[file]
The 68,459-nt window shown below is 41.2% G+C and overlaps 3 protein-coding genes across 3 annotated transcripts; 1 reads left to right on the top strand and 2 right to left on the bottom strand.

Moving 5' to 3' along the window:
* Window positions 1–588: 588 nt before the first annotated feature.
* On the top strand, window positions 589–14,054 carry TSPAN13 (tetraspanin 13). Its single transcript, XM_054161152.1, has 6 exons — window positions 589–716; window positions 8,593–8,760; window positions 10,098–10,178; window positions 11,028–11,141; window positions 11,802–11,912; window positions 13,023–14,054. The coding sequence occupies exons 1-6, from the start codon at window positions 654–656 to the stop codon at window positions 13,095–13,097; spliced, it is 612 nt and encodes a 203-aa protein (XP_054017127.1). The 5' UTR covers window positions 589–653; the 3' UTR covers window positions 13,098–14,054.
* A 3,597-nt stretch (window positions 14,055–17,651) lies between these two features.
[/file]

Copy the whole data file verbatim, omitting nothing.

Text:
The 68,459-nt window shown below is 41.2% G+C and overlaps 3 protein-coding genes across 3 annotated transcripts; 1 reads left to right on the top strand and 2 right to left on the bottom strand.

Moving 5' to 3' along the window:
* Window positions 1–588: 588 nt before the first annotated feature.
* On the top strand, window positions 589–14,054 carry TSPAN13 (tetraspanin 13). Its single transcript, XM_054161152.1, has 6 exons — window positions 589–716; window positions 8,593–8,760; window positions 10,098–10,178; window positions 11,028–11,141; window positions 11,802–11,912; window positions 13,023–14,054. The coding sequence occupies exons 1-6, from the start codon at window positions 654–656 to the stop codon at window positions 13,095–13,097; spliced, it is 612 nt and encodes a 203-aa protein (XP_054017127.1). The 5' UTR covers window positions 589–653; the 3' UTR covers window positions 13,098–14,054.
* A 3,597-nt stretch (window positions 14,055–17,651) lies between these two features.